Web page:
Expert Helps Women in Business Avoid 5 Most Common Mistakes Businesswomen Make

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Author Elizabeth Gordon shares the five most common mistakes that women in business make and highlights the essential components that female entrepreneurs must put into place to create a successful business in her new book, "The Chic Entrepreneur: Put Your Business in Higher Heels."

New book helps businesswomen avoid costly mistakes.

The Chic Entrepreneur: Put Your Business in Higher Heels

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Author Elizabeth Gordon helps women entrepreneurs who want to build a profitable business go "from flats to stilettos" in her new book, "The Chic Entrepreneur." Sharing the five biggest mistakes that women business owners make that their male counterparts are less susceptible to, "The Chic Entrepreneur: Put Your Business in Higher Heels" highlights the essential components that women business owners must put in place to create a successful business.

"The way men and women do business is very different," says Gordon. "Women in business are relationship focused; they put themselves in the middle of their business model so they stay connected in all directions. On the other hand, the male model of doing business is highly compartmentalized; a chain of command goes from the top down, and everyone's goal is to climb up. Often this causes internal turf wars, miscommunication and misalignments. While the feminine business model has its strengths, women entrepreneurs tend to make certain mistakes in common that linear thinking businessmen usually manage to avoid. Failure to handle these mistakes can cost women their business if they are not addressed."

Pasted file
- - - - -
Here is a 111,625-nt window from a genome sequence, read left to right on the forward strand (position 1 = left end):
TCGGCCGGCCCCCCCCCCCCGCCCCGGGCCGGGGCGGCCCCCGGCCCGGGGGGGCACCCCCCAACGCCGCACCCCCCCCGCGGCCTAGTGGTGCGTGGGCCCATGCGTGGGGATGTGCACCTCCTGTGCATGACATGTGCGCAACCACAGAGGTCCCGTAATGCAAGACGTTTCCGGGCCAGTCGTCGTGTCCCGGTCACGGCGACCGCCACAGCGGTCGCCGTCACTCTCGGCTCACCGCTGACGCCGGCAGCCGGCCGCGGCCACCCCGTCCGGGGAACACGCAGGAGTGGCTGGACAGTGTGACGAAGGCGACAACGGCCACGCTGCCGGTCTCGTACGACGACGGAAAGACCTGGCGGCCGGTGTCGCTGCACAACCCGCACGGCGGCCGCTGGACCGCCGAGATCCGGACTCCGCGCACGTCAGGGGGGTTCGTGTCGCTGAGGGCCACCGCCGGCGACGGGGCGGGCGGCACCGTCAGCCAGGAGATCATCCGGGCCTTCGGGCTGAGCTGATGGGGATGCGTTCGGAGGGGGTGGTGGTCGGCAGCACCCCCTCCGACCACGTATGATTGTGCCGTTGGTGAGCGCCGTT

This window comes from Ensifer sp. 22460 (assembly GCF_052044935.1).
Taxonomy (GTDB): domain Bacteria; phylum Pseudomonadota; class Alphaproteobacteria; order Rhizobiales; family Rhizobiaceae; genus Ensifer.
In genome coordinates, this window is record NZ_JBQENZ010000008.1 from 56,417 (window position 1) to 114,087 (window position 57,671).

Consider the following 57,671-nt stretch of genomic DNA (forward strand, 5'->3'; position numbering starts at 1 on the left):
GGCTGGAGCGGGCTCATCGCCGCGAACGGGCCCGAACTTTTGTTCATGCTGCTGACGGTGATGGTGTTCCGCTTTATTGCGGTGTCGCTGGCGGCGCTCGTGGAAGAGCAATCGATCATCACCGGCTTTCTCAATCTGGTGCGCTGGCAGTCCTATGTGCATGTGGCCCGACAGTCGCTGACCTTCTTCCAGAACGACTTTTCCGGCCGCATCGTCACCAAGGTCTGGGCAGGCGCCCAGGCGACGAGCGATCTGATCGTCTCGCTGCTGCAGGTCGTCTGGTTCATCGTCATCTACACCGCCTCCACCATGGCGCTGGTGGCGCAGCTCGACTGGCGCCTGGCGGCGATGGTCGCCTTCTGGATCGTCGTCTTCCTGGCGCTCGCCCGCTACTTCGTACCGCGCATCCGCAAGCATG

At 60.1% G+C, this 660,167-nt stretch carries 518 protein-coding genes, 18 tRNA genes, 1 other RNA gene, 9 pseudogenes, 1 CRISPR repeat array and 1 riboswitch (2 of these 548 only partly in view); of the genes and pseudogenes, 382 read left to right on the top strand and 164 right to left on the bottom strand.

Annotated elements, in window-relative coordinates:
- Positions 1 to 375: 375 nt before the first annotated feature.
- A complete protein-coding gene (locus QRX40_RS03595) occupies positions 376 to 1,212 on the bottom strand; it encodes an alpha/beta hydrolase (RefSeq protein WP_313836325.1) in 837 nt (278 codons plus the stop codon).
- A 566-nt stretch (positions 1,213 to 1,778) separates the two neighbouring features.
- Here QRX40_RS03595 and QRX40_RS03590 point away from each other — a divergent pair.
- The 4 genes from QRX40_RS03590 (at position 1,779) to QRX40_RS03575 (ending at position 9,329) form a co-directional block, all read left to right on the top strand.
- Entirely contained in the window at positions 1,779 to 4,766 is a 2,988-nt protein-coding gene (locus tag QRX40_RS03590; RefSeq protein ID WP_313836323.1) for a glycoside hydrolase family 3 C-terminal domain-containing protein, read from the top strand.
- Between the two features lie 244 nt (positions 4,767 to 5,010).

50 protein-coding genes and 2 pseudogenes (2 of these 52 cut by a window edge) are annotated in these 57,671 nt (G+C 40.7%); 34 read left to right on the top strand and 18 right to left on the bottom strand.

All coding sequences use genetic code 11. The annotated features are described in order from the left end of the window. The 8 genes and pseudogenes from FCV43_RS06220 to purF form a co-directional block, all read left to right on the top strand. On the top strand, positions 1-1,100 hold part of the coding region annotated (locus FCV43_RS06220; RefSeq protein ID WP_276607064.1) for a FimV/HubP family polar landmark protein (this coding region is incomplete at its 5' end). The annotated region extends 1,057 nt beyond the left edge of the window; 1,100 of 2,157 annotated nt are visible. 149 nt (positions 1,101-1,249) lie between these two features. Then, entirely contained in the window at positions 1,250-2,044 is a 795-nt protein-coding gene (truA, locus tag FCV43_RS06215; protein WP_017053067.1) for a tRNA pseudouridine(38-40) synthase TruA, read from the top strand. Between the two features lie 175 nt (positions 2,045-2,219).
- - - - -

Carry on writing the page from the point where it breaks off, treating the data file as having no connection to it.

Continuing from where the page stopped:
To build a profitable business, businesswomen must avoid these top 5 mistakes:
1. Sales and marketing: Women fear looking like a pushy salesperson and have a resistance to charging a high price. Selling too softly, and not being willing to go after a premium niche and declare a high price for the value she is providing can handicap a business's ability to generate revenue.
2. Planning: Business plan? What business plan? Women often go by their intuition when making decisions concerning their business instead of writing out a strategic business plan and sticking to it. While using intuition in business can be a strength, intuition should not be the only decision-making criteria.
3. Measurement and money: Women entrepreneurs often start a business because they seek a greater sense of fulfillment, meaning, connection, or flexibility. Because profit is not always the main motive, the need to put strong financial controls in place is often ignored. As a result, cash flow often becomes a critical issue. Finance is the language of business so women must get comfortable with their numbers. In addition to looking at overall revenue figures, understand fixed and variable costs, know your break-even point and growth rate. Do monthly, quarterly and yearly trend analysis. Examine expenses, and learn how to read a profit and loss statement and balance sheet.
4. Vision: Women in business often do not have a big enough vision for their company. They focus on making enough money to just get by, rather than on creating an asset of real value and maximizing their wealth. Dare to dream a larger vision. There is nothing greedy about sharing one's business value across a larger spectrum; on the contrary, it is more generous to grow, as women can do more good this way.
5. Long Range Personal Plan: Most women start service-based organizations, but never take themselves out of the role of performing the service. Because most women start businesses with lifestyle considerations in mind, they are not willing to sacrifice their lifestyle to create an organization. It's not impossible to do both. A woman entrepreneur can still have her desired lifestyle and the financial wellbeing that growing a profitable and large company can provide. The foundation of the business has to be structured properly to enable growth. A businesswoman then becomes the strategic leader of the organization.

"A flourishing business is one that grows naturally," concludes Gordon. "Once a woman understands the critical components to running her business, her business will bloom like a flower coming out of the earth; she won't have to push it up out of the ground. She will have built a system that perpetually works, grows, and bears fruit."

"The Chic Entrepreneur" is published by Robert D. Reed Publishers, publishers of non-fiction and business books.

For a free copy of Elizabeth Gordon's 20-page Ebook, "The Secrets of My Success," or to order "The Chic Entrepreneur," please visit Chic Entrepreneur.com.

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